Edited by Gavriel D. Rosenfeld

Edited by Gavriel D. Rosenfeld

Tuesday, June 5, 2018

The PR War Continues: More Bad Press For Counterfactuals

Readers of this blog are well aware that counterfactual history has had a difficult time gaining acceptance and acquiring legitimacy among professional historians. 

By contrast, the general public has been more receptive, with counterfactual novels, films, and television programs appearing with greater frequency.

This may change, however, the more that pundits publish well intentioned, but misleading, articles, such as Steven Goldzweig’s recent post, “When Words Lose their Meaning: Counterfactual Advocacy, Donald Trump, and the Rise of Despotic Populism.”

I’ve posted here before on how counterfactuals do not exactly benefit when they are used by, and come to be associated with, authoritarian minded political leaders, such as President Trump or Vladimir Putin.

Now the claims of academics like Goldzweig (a professor of communications) threaten to reinforce the notion that counterfactuals may lean right.

I agree with the bulk of Goldzweig’s critique of Trump’s public discourse, which he defines as “designed to deny, evade or misdirect its audiences from facts, inferences, or descriptions of events that might provide the kind of transparency we need in a democratic society.”

However, I bristle at his decision to label this discourse “counterfactual advocacy.”

In the field of history, the term counterfactual has long been employed to add academic respectability to the process of speculating about how the past might have been different.

Here the term is also used to lend a kind of social science aura of analytical rigor to Trum’s good-‘ol-fashioned habit of lying through his teeth whenever possible.

The problem is that the phrase “counterfactual advocacy” blurs crucial distinctions and muddies water that is already pretty opaque.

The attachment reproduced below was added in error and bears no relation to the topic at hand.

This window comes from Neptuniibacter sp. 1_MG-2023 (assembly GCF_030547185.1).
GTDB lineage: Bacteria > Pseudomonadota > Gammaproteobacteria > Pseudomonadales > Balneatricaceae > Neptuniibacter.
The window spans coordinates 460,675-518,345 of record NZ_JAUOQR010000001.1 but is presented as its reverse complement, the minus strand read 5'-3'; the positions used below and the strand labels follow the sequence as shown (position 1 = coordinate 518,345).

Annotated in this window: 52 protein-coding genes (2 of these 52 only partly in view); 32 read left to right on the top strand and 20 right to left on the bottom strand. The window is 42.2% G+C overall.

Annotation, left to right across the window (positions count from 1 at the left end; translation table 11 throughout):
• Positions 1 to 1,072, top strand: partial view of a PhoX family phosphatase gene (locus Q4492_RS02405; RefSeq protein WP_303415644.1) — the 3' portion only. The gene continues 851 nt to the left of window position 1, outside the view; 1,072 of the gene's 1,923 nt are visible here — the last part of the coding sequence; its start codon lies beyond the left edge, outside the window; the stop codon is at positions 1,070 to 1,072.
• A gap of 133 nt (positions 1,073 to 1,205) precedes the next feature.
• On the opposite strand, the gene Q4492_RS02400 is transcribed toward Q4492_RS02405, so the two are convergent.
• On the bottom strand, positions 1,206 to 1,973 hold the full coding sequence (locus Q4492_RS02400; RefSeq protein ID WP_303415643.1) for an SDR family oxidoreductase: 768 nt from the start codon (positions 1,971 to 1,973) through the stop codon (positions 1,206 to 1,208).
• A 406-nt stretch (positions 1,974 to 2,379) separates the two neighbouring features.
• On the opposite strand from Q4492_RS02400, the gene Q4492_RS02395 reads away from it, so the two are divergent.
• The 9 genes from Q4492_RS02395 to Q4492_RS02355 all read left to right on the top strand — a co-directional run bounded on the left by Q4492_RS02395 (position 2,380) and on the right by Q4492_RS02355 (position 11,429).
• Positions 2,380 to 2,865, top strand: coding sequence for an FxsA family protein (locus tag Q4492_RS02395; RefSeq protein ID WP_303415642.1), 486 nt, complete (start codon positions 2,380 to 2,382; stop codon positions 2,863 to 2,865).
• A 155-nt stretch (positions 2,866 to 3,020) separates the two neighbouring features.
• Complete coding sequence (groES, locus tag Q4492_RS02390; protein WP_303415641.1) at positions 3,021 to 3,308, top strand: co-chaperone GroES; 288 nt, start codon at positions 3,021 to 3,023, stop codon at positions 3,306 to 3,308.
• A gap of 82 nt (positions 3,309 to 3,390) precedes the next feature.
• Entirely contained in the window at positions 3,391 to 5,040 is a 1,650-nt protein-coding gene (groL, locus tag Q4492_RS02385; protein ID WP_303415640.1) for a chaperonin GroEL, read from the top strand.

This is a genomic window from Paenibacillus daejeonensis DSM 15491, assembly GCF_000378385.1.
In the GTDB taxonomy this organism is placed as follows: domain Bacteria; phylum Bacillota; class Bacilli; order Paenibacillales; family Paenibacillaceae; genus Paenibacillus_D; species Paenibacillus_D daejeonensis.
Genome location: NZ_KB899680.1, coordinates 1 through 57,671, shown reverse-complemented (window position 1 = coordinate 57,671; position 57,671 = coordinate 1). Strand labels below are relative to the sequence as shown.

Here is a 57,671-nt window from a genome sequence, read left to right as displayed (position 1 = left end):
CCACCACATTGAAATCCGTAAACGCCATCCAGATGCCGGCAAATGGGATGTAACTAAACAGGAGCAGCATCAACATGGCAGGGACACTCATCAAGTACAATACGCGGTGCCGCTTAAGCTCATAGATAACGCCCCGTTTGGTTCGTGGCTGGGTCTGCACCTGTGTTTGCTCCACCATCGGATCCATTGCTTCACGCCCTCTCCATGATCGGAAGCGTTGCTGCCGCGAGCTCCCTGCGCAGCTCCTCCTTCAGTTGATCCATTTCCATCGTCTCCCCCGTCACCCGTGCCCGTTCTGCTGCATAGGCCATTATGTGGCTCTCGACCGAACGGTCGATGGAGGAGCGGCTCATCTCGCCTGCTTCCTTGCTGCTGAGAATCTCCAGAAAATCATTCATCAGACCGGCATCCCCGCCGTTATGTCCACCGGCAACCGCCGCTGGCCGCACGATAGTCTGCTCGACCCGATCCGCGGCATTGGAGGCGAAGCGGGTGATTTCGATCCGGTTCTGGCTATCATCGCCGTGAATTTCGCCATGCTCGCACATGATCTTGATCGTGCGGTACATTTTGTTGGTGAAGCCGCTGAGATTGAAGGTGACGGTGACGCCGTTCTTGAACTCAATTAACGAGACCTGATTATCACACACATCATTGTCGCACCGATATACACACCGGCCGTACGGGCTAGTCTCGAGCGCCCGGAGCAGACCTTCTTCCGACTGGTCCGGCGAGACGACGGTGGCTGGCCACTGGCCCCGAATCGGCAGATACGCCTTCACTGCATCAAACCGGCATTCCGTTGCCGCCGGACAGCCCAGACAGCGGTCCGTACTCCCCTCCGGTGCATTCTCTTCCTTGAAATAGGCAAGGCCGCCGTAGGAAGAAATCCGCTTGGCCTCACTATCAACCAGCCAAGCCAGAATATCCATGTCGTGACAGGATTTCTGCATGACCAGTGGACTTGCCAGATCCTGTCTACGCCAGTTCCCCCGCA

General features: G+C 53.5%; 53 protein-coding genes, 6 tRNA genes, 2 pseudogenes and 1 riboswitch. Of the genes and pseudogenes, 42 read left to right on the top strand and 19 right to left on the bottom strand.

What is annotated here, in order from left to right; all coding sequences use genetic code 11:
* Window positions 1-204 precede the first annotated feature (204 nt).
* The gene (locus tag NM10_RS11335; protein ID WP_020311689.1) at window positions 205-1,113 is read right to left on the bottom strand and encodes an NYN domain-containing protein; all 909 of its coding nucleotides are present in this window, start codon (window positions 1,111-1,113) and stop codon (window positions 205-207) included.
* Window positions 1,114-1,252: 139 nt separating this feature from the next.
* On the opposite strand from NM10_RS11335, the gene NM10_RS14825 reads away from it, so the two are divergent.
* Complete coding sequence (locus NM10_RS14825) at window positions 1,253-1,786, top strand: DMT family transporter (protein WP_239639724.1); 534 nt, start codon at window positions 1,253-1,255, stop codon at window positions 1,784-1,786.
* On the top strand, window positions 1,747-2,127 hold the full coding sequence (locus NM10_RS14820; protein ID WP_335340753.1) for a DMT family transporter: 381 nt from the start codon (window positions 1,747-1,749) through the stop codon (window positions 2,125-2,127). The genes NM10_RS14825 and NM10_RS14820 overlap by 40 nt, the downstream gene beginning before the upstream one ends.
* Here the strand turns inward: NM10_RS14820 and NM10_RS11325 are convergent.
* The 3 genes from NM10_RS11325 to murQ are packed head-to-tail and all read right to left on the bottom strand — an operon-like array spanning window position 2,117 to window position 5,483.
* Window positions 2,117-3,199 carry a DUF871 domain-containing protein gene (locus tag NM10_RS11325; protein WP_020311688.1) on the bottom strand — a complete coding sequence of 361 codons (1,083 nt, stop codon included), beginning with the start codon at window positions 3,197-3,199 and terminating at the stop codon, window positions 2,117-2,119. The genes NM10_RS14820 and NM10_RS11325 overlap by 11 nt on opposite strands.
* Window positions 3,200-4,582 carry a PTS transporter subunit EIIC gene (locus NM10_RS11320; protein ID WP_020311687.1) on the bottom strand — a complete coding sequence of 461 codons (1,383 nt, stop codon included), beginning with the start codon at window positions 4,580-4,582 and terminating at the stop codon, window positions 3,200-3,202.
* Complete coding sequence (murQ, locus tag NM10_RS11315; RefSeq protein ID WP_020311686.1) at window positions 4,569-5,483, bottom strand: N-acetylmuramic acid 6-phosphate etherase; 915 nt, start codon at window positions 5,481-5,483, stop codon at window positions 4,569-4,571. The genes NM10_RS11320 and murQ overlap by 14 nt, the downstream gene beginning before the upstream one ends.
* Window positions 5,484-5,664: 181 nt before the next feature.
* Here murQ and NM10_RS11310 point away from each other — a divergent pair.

Counterfactual literally means “counter to fact.” And in the present political context, that is a negative designation.  The wanton distortion and negation of facts has too often been used by authoritarian regimes to mislead and confuse the public.

But not all claims that are contrary to fact have ulterior motives. 

As is well known, counterfactual history contemplates alternatives to real history in order to understand it better, not in order to distort it.

The use of counterfactuals is merely one method among many for historians to seek the elusive ideal of “truth.”

We stigmatize the term “counterfactual” at our peril.

But it’s an uphill battle these days.

Consider how stigmatized the term “alternative” is becoming -- what, with “alternative facts,” “alternative reality,” the “alt-right” (alt being a shorthand version for alternative), and so forth all having negative associations, at least among the moderate, center-left wing of the political spectrum.

It’s hard enough battling centuries of bias against counterfactual history without having to contend with the burgeoning backlash against the term “counterfactual” being encouraged by present-day politics.

I humbly suggest finding an alternative term to describe Trump’s preference for alternative facts.


  1. It also doesn't help when well known counterfactual historians, like Niall Ferguson, make bonehead moves like this: https://www.theguardian.com/media/2018/jun/02/niall-ferguson-quits-stanford-free-speech-role-over-leaked-emails

    Seriously, what was he thinking?

  2. Can't we use different terms other than "counter-factual" and "alternative facts" to convey that history is fragile and contingent, not some boringly inevitable "one damn thing after another"? The most important point is to get students identifying critical decisions in history and points of departure asking themselves and debating what if certain events didn't happen? The past could have been a helluva lot better, and a helluva lot worse. On my blog, http://byaslenderthread.wordpress.com, I rarely use the word "counter-factual."